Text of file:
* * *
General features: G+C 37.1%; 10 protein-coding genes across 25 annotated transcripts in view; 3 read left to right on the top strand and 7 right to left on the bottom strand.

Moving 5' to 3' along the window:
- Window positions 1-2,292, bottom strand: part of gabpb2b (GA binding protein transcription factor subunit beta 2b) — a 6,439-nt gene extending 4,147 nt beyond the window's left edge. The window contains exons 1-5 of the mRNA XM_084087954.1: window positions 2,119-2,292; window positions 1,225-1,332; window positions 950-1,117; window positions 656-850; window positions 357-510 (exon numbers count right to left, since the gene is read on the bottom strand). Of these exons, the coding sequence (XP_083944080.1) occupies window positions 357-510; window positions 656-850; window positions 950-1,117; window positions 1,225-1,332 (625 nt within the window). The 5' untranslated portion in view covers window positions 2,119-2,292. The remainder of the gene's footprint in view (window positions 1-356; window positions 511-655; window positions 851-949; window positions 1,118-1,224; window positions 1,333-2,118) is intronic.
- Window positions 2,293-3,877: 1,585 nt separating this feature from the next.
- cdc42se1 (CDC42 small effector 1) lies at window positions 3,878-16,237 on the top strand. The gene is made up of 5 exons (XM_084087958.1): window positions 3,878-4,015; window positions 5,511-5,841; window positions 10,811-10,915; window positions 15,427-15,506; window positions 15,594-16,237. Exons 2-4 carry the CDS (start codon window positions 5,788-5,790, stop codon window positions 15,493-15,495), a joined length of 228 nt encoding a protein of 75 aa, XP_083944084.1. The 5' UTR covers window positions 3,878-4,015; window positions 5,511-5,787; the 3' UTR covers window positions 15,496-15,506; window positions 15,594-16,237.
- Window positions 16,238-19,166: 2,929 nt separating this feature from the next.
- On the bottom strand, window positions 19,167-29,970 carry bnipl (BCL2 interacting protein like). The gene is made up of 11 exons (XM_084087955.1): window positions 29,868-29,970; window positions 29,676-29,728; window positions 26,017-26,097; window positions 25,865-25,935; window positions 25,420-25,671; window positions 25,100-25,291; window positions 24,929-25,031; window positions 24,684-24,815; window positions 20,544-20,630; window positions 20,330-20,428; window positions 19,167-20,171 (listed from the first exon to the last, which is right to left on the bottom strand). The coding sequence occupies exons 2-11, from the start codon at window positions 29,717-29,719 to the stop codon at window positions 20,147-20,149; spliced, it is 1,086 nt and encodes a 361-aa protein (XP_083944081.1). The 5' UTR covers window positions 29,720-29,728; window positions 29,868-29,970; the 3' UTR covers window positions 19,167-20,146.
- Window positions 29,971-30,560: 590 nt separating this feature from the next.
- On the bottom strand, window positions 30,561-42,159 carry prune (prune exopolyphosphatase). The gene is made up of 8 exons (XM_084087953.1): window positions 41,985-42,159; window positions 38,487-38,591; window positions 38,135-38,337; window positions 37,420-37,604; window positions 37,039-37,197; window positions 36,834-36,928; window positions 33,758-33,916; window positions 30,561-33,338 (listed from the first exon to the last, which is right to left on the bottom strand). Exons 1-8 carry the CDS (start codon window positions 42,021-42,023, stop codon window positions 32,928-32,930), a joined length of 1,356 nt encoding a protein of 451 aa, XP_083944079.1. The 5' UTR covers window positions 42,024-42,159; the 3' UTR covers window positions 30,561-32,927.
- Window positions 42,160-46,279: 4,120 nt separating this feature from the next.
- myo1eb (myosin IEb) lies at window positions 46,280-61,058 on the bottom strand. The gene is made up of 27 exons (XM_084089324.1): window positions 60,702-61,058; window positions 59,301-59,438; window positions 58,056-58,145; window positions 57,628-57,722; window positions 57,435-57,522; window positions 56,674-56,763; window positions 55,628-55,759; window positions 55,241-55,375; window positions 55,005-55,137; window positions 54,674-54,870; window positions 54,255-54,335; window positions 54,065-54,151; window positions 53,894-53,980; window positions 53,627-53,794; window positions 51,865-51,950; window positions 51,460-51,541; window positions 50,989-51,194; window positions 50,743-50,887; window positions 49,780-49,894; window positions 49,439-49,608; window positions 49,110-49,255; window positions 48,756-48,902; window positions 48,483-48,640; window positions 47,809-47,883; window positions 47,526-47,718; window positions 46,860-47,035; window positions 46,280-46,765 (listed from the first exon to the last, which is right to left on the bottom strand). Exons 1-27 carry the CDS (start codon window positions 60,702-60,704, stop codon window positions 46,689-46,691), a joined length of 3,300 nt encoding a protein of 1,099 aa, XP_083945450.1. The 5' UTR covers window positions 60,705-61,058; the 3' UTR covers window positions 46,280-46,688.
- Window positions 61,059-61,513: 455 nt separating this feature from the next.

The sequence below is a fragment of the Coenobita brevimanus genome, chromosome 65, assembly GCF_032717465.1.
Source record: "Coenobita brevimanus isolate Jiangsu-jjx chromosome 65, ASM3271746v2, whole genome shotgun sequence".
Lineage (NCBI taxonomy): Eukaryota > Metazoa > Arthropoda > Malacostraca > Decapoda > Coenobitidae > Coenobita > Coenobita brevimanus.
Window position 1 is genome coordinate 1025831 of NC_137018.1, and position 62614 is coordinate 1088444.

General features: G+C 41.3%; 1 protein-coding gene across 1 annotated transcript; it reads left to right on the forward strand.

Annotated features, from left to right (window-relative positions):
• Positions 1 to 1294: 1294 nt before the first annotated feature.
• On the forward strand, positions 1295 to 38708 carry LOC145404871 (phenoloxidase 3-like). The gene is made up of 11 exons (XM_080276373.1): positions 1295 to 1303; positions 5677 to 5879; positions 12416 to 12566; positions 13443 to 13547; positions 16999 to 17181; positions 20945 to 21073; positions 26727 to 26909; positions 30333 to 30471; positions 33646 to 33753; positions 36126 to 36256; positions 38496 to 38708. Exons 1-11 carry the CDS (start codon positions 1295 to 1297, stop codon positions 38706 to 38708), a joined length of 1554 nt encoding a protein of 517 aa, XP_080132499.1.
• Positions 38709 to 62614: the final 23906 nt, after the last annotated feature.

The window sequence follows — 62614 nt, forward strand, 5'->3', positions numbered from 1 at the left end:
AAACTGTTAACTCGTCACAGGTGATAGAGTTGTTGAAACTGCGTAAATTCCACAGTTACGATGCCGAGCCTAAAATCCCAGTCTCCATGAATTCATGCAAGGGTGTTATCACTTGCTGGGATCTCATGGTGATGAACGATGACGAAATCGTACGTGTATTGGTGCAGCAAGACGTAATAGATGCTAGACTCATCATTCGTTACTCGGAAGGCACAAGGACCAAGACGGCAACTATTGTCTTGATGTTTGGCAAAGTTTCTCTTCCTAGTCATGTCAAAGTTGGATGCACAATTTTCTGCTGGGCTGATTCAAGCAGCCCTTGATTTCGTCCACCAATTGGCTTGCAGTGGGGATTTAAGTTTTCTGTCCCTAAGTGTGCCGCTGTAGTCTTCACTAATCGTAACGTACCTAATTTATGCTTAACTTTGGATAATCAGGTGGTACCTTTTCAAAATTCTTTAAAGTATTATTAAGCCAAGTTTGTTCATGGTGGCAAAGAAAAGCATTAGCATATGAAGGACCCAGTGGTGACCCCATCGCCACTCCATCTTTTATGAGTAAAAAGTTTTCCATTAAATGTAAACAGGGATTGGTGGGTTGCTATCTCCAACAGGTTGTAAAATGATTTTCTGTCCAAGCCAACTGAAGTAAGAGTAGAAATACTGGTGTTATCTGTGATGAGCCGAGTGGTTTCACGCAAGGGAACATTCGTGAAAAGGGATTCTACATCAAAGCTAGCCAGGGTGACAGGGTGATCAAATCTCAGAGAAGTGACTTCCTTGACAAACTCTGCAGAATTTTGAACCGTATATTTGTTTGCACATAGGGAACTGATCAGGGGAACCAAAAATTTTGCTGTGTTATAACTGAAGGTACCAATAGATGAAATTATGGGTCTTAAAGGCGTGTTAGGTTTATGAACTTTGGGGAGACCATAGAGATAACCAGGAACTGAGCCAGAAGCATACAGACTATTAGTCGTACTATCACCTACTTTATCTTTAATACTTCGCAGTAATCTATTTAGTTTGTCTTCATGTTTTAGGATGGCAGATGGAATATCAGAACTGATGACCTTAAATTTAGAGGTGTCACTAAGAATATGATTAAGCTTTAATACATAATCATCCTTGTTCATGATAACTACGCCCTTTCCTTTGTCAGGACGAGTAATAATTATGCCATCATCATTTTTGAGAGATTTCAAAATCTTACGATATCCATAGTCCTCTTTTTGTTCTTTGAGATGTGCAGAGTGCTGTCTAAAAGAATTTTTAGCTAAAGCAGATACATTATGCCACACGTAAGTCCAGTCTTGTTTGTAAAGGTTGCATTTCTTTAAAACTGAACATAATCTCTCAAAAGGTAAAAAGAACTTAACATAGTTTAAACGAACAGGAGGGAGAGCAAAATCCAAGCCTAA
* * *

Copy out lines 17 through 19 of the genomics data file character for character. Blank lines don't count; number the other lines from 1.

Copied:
General features: G+C 41.3%; 1 protein-coding gene across 1 annotated transcript; it reads left to right on the forward strand.

Annotated features, from left to right (window-relative positions):
• Positions 1 to 1294: 1294 nt before the first annotated feature.